▣ "speaking out boldly" This is a perfect middle indicative. It was one of the results of being "Spirit filled" (cf. 4:13,29,31; 9:28,29; 14:3; 18:26). Paul prays for this very thing in Eph. 6:19.
▣ "three months" This synagogue at Ephesus apparently allowed Paul to preach, teach, and reason with them for many Sabbaths. This in itself shows a degree of openness to the gospel and is a tribute to Paul's God-given abilities.
▣ "the kingdom of God" This is the central theme of Jesus' preaching. It refers to the reign of God in human lives now that will one day will be consummated over all the earth, as it is in heaven (cf. Matt. 6:10). See Special Topic at 1:3.
19:9 "some were becoming hardened and disobedient" All who hear the gospel have a choice (cf. 17:32, 34). This reflects the parable of the sower (cf. Matthew 13; Mark 4). It is the mystery of the iniquity (cf. II Cor. 4:4).
The term "hardened" (sklērunō) is an imperfect passive indicative (disobedient is an Imperfect active indicative), which implies the beginning of an action or a repeated action in past time. This is the very word used in Rom. 9:18 to describe God's hardening of Israel's heart and also the repeated verb in Hebrews 3 and 4 (cf. 3:8,13,15; 4:7) dealing with Israel's hardness of heart during the Wilderness Wandering Period. God does not actively harden the hearts of humans whom He loves and are made in His image, but He does allow human rebellion to manifest itself (cf. Rom. 1:24,26,28) and personal evil to influence His created ones (cf. Eph. 2:1-3; 4:14; 6:10-18).
▣ "speaking evil of the Way before the people" The gospel is so radically different from the exclusivism and performance-oriented mind set of Judaism that there was no common ground possible if the basic tenets of the gospel were rejected.
Luke's recurrent pattern of aggressive Jewish opposition to the gospel continues (cf. 13:46-48; 18:5-7; 19:8-10; 28:23-28).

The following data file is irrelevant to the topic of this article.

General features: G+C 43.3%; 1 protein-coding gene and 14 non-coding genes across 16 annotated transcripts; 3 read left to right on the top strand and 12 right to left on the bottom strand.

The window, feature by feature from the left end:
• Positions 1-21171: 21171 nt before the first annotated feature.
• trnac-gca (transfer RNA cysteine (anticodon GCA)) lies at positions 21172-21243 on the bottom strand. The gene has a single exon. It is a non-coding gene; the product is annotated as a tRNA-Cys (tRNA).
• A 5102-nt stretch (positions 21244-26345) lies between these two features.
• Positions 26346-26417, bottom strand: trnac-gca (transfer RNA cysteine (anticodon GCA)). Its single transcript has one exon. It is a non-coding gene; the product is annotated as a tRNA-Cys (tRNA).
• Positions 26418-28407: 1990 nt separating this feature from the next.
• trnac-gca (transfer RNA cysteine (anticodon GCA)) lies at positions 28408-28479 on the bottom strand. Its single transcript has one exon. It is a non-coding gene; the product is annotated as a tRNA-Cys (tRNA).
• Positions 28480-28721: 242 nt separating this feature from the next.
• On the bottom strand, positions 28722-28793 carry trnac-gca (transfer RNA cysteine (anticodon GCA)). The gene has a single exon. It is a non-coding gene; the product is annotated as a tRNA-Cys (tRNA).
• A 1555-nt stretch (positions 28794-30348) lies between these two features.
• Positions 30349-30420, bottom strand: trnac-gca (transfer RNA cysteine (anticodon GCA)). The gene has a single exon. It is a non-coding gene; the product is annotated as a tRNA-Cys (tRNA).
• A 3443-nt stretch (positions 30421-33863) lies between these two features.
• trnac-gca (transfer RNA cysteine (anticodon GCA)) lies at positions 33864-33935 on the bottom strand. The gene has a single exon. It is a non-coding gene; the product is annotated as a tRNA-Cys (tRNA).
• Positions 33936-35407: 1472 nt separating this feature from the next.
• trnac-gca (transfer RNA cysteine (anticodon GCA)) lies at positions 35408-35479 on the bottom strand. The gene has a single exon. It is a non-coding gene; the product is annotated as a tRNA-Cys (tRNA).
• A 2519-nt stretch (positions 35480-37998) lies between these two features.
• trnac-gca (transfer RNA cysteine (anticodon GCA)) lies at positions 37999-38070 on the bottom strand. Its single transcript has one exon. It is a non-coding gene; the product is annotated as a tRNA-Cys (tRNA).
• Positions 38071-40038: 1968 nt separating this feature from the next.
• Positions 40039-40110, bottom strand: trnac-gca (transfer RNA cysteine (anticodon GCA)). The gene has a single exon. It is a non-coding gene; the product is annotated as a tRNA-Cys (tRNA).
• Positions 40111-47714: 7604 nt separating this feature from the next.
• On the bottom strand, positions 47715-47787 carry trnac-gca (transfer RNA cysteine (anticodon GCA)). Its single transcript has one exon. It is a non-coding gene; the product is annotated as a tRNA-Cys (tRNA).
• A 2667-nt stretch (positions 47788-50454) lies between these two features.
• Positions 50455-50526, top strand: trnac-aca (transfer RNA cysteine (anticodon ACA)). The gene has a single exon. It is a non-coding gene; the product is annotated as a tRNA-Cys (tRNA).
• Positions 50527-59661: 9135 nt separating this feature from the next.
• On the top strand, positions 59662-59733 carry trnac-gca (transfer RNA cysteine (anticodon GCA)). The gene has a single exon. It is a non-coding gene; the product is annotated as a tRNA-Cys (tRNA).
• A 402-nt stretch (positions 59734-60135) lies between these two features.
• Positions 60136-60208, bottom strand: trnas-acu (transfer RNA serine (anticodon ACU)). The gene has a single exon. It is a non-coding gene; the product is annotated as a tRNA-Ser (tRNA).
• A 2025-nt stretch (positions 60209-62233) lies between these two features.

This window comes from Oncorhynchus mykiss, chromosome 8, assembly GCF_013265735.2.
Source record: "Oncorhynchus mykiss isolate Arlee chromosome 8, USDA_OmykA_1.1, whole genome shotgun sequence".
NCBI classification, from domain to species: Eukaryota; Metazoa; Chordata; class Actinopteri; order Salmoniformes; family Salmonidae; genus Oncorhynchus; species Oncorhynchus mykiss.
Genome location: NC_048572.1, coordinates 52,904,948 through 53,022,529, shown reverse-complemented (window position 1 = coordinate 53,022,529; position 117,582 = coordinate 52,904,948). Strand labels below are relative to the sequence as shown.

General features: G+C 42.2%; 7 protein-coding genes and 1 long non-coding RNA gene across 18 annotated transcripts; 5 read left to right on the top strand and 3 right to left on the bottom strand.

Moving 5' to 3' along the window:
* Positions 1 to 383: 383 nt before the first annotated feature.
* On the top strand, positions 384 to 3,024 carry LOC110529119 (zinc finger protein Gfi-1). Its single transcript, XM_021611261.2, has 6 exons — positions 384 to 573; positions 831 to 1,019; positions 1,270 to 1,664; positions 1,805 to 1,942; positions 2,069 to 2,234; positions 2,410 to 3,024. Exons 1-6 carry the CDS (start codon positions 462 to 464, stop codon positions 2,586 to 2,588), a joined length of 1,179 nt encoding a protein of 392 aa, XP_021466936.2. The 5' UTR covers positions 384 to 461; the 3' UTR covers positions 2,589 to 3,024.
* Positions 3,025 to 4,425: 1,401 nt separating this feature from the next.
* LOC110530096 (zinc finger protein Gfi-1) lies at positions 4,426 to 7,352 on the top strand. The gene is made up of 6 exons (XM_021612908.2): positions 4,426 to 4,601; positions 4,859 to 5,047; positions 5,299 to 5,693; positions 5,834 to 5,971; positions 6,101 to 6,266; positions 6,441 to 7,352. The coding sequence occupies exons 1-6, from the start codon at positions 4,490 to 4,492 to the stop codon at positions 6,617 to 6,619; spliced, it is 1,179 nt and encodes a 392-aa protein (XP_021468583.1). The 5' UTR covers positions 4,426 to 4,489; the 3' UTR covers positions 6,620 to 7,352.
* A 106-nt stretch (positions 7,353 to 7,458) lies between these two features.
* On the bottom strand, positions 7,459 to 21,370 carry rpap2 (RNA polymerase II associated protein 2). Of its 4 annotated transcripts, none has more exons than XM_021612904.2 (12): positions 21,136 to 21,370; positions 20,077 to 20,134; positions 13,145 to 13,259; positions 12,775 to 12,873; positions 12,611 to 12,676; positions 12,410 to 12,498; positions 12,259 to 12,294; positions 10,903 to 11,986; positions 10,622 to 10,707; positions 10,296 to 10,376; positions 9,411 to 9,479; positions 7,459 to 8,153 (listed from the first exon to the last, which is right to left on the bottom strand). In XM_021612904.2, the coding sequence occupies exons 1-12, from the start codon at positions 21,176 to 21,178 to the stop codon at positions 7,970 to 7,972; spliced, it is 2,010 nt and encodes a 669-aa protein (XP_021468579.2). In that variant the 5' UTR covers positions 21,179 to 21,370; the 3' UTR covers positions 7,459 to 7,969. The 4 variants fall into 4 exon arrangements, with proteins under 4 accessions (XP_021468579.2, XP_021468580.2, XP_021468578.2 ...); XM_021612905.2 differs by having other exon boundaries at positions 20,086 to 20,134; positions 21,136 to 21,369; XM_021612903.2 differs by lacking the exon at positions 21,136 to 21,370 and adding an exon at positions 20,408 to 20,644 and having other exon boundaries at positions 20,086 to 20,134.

▣ "the Way" See the notes at 18:25 and 19:23.
▣ "the school of Tyrannus" The codex Bezae, D, from the fifth century, adds that Paul taught from 11:00 a.m. to 4:00 p.m., when most of the city had a rest period and the building was available. This may be an item of oral tradition. Paul would work at his trade during regular business hours and then teach during the rest period (cf. 20:34).
There have been several theories as to the identification of Tyrannus.
1. He was a sophist mentioned by Suidas. Suidas wrote in the tenth century, but used reputable sources back to classical times. His literary work is like an encyclopedia of political, literary, and ecclesiastical persons.
2. He was a Jewish rabbi (Meyer) who operated a private school for teaching the law of Moses, but there is no textual evidence for this position.
3. This was a building which was originally a gymnasium but later a lecture hall owned by or named after Tyrannus.
Paul had to leave the synagogue and apparently there were too many converts to use a house, so he rented a lecture hall. This allowed him some contact with the population of Ephesus.
19:10 "two years" In 20:31 Paul states the length of his entire time in the province (three years).
▣ "all who lived in Asia heard" This is an obvious hyperbole. Jesus often spoke in overstatements. It is simply part of the idiomatic nature of eastern literature.
NASB (UPDATED) TEXT: 19:11-20
11God was performing extraordinary miracles by the hands of Paul, 12so that handkerchiefs or aprons were even carried from his body to the sick, and the diseases left them and the evil spirits went out. 13But also some of the Jewish exorcists, who went from place to place, attempted to name over those who had the evil spirits the name of the Lord Jesus, saying, "I adjure you by Jesus whom Paul preaches." 14Seven sons of one Sceva, a Jewish chief priest, were doing this. 15And the evil spirit answered and said to them, "I recognize Jesus, and I know about Paul, but who are you?" 16And the man, in whom was the evil spirit, leaped on them and subdued all of them and overpowered them, so that they fled out of that house naked and wounded. 17This became known to all, both Jews and Greeks, who lived in Ephesus; and fear fell upon them all and the name of the Lord Jesus was being magnified. 18Many also of those who had believed kept coming, confessing and disclosing their practices. 19And many of those who practiced magic brought their books together and began burning them in the sight of everyone; and they counted up the price of them and found it fifty thousand pieces of silver. 20So the word of the Lord was growing mightily and prevailing.